MySQL Stored Procedure example with parameter
MySQL Stored Procedure: since every time you pass a query string to Server the code has to be compiled etc, stored procedure are already compiled and ready to run on the server.
What is Stored Procedure?
A Stored Procedure is a routine or set of SQL Statements invoked with a CALL statement. It may have input parameters, output parameters and parameters that are both input parameters and output parameters.
Some useful Commands:
- SHOW PROCEDURE STATUS // To get list of all running stored procedure on the DB server
- SHOW CREATE PROCEDURE PROCEDURE_NAME //To get the stored procedure code
- CREATE PROCEDURE ...// To create a new stored procedure
- DROP PROCEDURE PROCEDURE_NAME //To drop a stored procedure
Benefits of stored procedure:
Since the actual query is stored on the server you are not transmitting this over the network which means anyone intercepting your network traffic does not gain any insight into your table structure. Also a well designed SP will prevent injection attacks. you can also set Access privileges for users using stored procedure.
2) Code Separation-
you keep your database code in your database and your application code in your application, there is very little crossover and I find this makes bug fixing a lot nicer.
3) Code Reusability & Maintainability-
you can reuse a procedure many times without having to copy paste the query, also if you wish to update the query you just have to update it in one place.
4) Decreased Network Traffic-
As mentioned above this may not be an issue for most people but with a large application you can significantly reduce the amount of data being transferred via your network by switching to using stored procedures.
You may also like: MySQL Interview Questions Answers
- CREATE PROCEDURE and CREATE FUNCTION require the CREATE ROUTINE privilege.
- To check current user privilege use - SHOW PRIVILEGES;
- The delimiter is the character/string of characters which is used to complete an SQL statement. By default we use semicolon (;) as a delimiter.
- But semicolon (;) as a delimiter, causes problem in stored procedure because a procedure can have many statements, and everyone must end with a semicolon.
- So for your delimiter, pick a string which is rarely occurs within procedure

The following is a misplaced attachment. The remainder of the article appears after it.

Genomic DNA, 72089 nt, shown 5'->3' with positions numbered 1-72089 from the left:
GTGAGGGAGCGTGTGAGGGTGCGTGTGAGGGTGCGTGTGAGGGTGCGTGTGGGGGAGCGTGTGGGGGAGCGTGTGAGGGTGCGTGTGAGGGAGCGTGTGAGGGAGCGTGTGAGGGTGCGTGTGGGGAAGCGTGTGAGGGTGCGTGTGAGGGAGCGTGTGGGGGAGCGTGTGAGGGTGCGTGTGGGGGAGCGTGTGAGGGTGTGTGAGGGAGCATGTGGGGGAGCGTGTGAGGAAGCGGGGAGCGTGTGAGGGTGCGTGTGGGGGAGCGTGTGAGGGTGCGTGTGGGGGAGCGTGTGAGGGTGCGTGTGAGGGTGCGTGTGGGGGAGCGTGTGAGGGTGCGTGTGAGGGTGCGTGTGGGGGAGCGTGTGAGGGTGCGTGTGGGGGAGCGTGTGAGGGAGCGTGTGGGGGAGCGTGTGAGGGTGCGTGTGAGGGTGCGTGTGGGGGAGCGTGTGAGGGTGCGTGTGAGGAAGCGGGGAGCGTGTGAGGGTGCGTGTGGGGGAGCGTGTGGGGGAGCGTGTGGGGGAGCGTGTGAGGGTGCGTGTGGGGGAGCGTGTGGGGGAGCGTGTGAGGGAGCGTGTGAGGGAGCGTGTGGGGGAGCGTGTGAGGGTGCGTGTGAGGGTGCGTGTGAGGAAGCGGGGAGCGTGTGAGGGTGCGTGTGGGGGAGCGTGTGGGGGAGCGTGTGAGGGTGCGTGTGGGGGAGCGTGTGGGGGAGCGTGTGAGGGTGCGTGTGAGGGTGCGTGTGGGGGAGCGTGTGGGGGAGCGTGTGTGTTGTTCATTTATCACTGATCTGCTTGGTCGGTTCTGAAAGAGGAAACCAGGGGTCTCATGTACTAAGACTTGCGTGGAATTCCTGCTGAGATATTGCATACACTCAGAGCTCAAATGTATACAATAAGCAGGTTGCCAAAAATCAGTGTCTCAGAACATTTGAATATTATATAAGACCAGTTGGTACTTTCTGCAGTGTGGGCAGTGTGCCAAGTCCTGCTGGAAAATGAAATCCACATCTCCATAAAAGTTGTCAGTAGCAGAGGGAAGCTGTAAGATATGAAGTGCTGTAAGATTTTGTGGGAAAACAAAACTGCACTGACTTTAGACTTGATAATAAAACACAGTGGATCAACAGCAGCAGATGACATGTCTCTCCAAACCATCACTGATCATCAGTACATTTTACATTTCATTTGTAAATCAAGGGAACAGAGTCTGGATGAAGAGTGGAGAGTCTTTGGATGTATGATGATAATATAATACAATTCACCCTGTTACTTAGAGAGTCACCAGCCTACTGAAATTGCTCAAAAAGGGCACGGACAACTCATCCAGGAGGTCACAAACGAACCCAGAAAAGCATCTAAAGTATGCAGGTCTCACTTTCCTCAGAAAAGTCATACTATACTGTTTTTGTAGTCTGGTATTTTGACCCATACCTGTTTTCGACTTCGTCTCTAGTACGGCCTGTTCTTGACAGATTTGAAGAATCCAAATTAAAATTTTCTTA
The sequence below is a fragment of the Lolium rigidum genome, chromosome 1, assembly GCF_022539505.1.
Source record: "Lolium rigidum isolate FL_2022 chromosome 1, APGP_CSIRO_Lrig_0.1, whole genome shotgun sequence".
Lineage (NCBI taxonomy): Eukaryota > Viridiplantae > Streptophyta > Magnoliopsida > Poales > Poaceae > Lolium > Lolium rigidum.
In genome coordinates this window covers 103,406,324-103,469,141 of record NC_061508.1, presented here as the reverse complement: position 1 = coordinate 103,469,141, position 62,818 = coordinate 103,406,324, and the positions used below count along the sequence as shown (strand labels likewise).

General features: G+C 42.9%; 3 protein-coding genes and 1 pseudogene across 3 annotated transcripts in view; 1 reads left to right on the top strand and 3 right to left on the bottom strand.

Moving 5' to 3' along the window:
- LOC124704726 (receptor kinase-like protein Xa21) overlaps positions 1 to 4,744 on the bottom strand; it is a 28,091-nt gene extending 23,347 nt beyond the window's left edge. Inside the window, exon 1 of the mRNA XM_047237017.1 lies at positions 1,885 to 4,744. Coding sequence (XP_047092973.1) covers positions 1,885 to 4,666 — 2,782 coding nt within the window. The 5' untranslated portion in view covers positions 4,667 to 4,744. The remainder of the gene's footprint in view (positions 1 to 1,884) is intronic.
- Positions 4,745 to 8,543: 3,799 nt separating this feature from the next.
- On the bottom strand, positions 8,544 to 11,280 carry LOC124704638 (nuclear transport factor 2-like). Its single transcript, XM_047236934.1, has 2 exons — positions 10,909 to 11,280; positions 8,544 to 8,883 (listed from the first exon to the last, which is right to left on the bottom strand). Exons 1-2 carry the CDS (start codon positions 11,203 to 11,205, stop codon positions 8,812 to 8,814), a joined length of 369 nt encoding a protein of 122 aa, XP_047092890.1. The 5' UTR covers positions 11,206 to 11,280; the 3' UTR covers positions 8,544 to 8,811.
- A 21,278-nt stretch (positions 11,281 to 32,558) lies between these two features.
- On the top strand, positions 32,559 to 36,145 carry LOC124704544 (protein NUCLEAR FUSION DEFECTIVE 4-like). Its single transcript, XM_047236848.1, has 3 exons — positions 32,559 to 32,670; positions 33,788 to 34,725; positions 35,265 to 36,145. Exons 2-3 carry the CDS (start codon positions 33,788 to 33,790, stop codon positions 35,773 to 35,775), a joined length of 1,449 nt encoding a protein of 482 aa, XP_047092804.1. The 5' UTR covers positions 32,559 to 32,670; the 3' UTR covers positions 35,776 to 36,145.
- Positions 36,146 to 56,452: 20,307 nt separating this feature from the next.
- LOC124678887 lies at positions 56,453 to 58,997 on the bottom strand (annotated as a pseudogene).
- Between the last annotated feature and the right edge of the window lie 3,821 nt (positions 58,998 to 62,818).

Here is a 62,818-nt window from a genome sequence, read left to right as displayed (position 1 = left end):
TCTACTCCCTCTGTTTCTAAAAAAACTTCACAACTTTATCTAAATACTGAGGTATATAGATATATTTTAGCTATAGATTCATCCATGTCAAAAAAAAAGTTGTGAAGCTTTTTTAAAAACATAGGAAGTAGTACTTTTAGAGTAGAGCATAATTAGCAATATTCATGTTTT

- So, we have used double dollar sign i.e. $$ as a Delimiter in Stored Procedure.
You may also like: Database Interview Questions Answers
How to create MySQL Stored Procedure with Examples
Example - Suppose the following table structure:
1. Get User Details By User ID
DROP PROCEDURE IF EXISTS proc_userdetails;
CREATE PROCEDURE proc_userdetails(IN uid INT)
SELECT `id`, `name`, `email`, `status` FROM `user` WHERE id = uid;
// CALL ABOVE PROCEDURE
You may also like: MongoDB Interview Questions Answers
Let's see another example of using Order table.
CREATE TABLE `order` (
`order_id` INT(11) UNSIGNED NOT NULL AUTO_INCREMENT,
`customer_id` VARCHAR(50) NULL DEFAULT NULL,
`order_date` DATETIME NULL DEFAULT NULL,
`shipped_date` DATETIME NULL DEFAULT NULL,
`delivery_date` DATETIME NULL DEFAULT NULL,
`order_status` ENUM('pending','canceled','shipped','delivered') NOT NULL DEFAULT 'pending',
PRIMARY KEY (`order_id`)
Create Another MySQL STORE PROCEDURE for ORDER table - with IN & OUT Parameters
DROP PROCEDURE IF EXISTS proc_getCustomerOrders$$
CREATE PROCEDURE proc_getCustomerOrders(
IN custid INT,
OUT pending INT,
OUT shipped INT,
OUT canceled INT,
OUT delivered INT
SELECT count(*) INTO pending
WHERE customer_id = custid AND order_status = 'pending';
SELECT count(*) INTO shipped
WHERE customer_id = custid AND order_status = 'shipped';
SELECT count(*) INTO canceled
WHERE customer_id = custid AND order_status = 'canceled';
SELECT count(*) INTO delivered
WHERE customer_id = custid AND order_status = 'delivered';
// CALL ABOVE PROCEDURE